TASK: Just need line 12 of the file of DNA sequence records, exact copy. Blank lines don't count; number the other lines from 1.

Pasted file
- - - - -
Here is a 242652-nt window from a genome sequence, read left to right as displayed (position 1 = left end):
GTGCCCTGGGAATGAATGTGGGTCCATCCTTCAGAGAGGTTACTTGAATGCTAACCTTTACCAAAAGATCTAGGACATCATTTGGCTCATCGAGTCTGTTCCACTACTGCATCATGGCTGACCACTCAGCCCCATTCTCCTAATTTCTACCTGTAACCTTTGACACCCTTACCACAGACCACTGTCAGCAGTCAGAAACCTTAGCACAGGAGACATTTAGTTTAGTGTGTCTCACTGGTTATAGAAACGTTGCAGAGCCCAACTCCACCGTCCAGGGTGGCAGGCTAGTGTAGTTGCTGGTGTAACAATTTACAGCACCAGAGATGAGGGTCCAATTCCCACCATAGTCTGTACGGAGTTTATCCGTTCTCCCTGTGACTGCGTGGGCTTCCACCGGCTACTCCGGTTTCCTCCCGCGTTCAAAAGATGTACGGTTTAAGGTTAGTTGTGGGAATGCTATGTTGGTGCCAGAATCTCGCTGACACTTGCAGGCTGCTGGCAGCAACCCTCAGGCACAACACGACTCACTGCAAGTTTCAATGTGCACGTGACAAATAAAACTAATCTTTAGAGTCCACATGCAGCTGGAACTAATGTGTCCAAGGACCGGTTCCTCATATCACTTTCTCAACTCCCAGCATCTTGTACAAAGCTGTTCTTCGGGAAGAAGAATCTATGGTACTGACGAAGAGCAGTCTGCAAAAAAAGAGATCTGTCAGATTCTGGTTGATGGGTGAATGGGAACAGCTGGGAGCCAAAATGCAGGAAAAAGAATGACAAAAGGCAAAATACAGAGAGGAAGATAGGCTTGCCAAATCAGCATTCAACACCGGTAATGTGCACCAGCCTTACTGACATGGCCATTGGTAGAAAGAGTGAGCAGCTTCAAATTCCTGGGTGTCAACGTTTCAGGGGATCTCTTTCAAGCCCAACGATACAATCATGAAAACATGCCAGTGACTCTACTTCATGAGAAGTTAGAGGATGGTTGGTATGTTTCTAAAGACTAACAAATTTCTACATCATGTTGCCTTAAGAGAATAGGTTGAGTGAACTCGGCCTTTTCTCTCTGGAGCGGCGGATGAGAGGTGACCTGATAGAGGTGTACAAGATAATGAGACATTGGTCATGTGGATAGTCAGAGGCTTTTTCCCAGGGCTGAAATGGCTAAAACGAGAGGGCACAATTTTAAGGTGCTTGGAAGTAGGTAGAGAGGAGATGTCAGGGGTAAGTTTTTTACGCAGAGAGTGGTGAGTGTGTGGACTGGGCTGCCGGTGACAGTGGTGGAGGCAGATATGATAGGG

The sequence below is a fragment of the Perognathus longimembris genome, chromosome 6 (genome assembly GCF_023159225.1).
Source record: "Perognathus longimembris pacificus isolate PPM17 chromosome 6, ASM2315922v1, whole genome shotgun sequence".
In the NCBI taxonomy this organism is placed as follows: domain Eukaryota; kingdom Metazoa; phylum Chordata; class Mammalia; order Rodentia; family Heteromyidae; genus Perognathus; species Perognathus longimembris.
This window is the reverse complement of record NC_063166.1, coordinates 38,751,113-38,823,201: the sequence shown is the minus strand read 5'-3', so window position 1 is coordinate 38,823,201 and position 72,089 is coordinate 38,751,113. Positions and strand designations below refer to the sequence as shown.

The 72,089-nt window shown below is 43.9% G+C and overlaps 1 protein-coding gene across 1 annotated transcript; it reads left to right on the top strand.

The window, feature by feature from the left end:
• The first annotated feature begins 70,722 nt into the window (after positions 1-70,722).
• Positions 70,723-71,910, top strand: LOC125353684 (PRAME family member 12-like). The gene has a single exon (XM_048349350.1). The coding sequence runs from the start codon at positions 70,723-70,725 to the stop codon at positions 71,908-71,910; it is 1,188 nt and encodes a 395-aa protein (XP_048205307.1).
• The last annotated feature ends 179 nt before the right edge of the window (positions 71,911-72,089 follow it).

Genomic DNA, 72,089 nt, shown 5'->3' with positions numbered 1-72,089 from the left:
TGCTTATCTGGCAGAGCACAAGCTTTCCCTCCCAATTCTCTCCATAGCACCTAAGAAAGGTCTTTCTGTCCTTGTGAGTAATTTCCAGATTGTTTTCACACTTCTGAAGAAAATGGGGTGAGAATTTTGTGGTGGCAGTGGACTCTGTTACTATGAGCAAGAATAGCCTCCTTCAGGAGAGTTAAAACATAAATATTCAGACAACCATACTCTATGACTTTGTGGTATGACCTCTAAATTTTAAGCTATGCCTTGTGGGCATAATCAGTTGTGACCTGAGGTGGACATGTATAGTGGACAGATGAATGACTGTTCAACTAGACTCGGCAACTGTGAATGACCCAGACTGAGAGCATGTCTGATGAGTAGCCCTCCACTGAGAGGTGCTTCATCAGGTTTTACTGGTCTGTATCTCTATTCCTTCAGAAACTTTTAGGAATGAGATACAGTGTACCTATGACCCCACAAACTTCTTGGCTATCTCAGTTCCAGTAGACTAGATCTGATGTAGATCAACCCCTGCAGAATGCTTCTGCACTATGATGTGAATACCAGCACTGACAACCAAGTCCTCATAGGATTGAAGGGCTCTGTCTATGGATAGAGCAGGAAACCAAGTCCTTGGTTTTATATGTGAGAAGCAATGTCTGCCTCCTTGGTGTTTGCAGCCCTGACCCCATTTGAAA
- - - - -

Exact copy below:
Genomic DNA, 72,089 nt, shown 5'->3' with positions numbered 1-72,089 from the left: